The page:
It’ll start with the decision on Beanie, however. When everyone is healthy, Beanie is the starter. Or at least he has been. We’ll see if the vibe Wells has is accurate.
Tags: Alfonso Smith, Beanie Wells, LaRod Stephens-Howling, Ryan Williams, William Powell
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Coach Ken Whisenhunt usually isn’t real forthcoming with injuries on Monday mornings, but he did say today that the shoulder injury suffered by tight end Rob Housler Sunday against the Bears is serious enough that Housler won’t be playing against the 49ers this week in the finale. On that topic, Whiz sounded pretty sure of himself. On the quarterback topic, his decision on whom to start not as much.
Whisenhunt praised Brian Hoyer’s play, given the circumstances. Hoyer remains a logical guess to be starter against the 49ers.
“We haven’t even watched the tape with the team yet,” Whisenhunt said. “I’m hesitant until we go through some of those things. There are always situations that come up where you want to find out what was going through the player’s mind, what they were thinking, that all goes into the decision part of it.”
Whiz acknowledged it is “unfortunate” the Cards are again unsure of who to play. “At that position, you have to have stability, you have to have consistency of play, and we haven’t had that,” Whisenhunt said.
— Finally, running back Beanie Wells lost playing time because of his fumble. That, Whisenhunt said, was a simple cause and effect.
“If you have the ball, that’s your responsibility,” Whisenhunt said. “You can’t turn it over. I don’t care who you are. I don’t care what position you play. In the NFL, if you turn the ball over, you’re not going to play. That’s the way it goes. And that’s through history. There are guys who are good players who can’t hold on to the football. Turnovers are something you can’t overcome.”
It didn’t help that the fumble came without Wells being hit, just him dropping the ball. But Whisenhunt was asked if he still has confidence in Beanie. “Sure,” he said. I still expect Beanie to have a role this week in San Francisco. UPDATE: Beanie just said in the locker room that he thinks it is “inevitable” that his days are numbered in Arizona and right now he is on an audition for 31 other teams. He admitted he hasn’t had conversations with anyone with the team saying that for sure, but he knows it is a production-based business and he hasn’t produced enough. Here’s the full story.
Tags: Beanie Wells, Brian Hoyer, Rob Housler
Posted in Blog | 38 Comments »
One more to go. No more at home. And as I write this the 49ers-Seahawks game is on in the background, and the Seahawks continue to look like the real deal –while the Niners are, one way or the other, going to need that game next week against the Cardinals. Once there was thought it could be about resting. Not anymore. That’s going to make it even more of a difficult finale for the Cards.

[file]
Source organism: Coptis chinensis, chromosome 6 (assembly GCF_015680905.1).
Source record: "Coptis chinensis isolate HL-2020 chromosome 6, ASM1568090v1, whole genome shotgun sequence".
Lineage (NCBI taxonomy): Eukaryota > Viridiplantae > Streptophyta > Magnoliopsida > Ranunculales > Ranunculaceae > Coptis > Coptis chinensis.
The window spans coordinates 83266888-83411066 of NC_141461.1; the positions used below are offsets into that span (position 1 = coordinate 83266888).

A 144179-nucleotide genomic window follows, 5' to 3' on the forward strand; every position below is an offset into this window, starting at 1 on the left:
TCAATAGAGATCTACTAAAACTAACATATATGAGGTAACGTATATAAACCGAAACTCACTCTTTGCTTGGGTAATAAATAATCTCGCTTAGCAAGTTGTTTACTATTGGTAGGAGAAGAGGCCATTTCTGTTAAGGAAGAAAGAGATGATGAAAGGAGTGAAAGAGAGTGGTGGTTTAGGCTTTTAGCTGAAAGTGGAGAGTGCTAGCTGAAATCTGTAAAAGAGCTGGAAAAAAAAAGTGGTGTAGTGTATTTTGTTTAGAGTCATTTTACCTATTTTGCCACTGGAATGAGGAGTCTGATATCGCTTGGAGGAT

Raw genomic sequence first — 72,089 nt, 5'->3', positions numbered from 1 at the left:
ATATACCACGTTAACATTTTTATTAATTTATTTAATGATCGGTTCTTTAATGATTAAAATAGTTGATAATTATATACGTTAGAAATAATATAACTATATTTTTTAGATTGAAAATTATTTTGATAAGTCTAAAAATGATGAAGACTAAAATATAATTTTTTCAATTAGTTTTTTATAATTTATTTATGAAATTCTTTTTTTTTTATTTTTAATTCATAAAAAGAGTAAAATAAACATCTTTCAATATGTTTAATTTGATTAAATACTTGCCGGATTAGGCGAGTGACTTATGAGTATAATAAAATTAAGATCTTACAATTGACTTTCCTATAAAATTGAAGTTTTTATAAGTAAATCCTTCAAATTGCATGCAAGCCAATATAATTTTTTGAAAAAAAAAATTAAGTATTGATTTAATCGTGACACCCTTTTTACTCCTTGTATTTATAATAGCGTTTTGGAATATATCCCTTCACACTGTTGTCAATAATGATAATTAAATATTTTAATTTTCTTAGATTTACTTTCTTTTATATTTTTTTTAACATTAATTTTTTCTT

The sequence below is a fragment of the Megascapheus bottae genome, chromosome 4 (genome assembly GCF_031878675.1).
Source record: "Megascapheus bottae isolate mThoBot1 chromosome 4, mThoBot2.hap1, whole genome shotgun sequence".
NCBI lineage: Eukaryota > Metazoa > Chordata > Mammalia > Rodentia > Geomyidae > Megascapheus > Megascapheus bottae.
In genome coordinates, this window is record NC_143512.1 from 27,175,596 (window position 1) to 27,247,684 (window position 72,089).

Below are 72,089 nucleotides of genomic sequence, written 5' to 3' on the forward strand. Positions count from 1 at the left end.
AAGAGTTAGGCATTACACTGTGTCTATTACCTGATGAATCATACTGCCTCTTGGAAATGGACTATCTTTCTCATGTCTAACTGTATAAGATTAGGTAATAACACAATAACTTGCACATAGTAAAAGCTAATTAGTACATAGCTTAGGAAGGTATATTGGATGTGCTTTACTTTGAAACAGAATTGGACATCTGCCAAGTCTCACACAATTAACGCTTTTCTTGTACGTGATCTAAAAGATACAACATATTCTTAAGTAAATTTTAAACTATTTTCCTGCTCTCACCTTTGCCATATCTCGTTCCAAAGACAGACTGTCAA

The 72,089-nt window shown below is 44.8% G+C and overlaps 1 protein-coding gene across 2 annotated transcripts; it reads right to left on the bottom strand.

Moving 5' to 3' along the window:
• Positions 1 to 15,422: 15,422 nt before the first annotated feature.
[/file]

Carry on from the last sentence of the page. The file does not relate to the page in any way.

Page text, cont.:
Who will coach Ken Whisenhunt go with at quarterback? My money is on Brian Hoyer but since it’s not really my money, who knows. I thought Hoyer looked decent and surprisingly comfortable out there, although he didn’t produce any points and still threw an interception. No one is sitting there saying he’s the answer and the likelihood he’s a long-term solution is small, but again, it’s about looking at every option because, well, why wouldn’t you?
— Seems like forever ago the Cards last blocked a field goal, and then Adrian Wilson got one that Justin Bethel turned into points (below). Fitting that it came at the end of Wilson’s game, which could be his final one at UoP? Well, Wilson wasn’t in the mood to go there. Not really.
Wilson was asked about that final game. “I haven’t thought about it one bit, until (the media) continuously bring it up,” Wilson said. “If they make a decision, I’m pretty sure it’s going to be pretty quick. If they don’t, OK. Either way I go, I’m a good player. We’ll see what happens.”
— Whisenhunt noted that the pick-6s are really hurting the Cards. After Sunday’s TD by the Bears’ Charles Tillman, the Cards have given up five of them this season – way too many. As for trying to find a QB, “it’s not fun, but we keep working at it,” Whisenhunt said.
— The relationship between Whiz and running back Beanie Wells probably wasn’t helped by Beanie’s fumble on his own 1-yard line, which was recovered by the Bears for a touchdown. Beanie slipped – that happens – but he dropped the ball as he slipped without being hit. He got a talking-to by Whisenhunt afterward.
Whiz said he couldn’t explain it. “From what I saw, obviously you can’t put the ball on the ground, especially not there,” Whisenhunt said. Beanie said he didn’t get hurt on the play, and as for what Whiz told him, “It is what it is,” Wells said. “Who knows how it’s going to turn out from here.”
— How it turned out Sunday was that Wells got exactly one more carry the rest of the game as the Cards instead used LaRod Stephens-Howling and William Powell at running back. Beanie noted that everyone on the Cards is “fighting for jobs, whether it’s going to be here or somewhere else.” Wells is under contract for 2013 and with a lot of uncertainty (Ryan Williams health, Stephens-Howling free agency) the Cards wouldn’t just let him go even if they wanted to make a change. But it’s fair to wonder about Wells’ future.
— Given the Cards’ offense, I really didn’t have an issue trying a fake punt. Not sure I’d be comfortable with Feely rolling left, but really, with that offense, you aren’t expecting many points. Field goals weren’t going to do it.
— I know ultimately it came too little too late, but it was nice to see Fitz get more than 100 yards, and it was nice to see some accurate passes thrown in his direction.
— Dave Zastudil, current NFL record holder. Can he hold on to his two-punts-downed-inside-the-20 lead over Kansas City’s Dustin Colquitt and keep that record? Who says there won’t be Week 17 suspense?
OK. A normal Monday coming up, even if it is Christmas Eve. We’ll be working it, and then enjoying the holiday. Hope you all do too. One more to go in the 2012 season.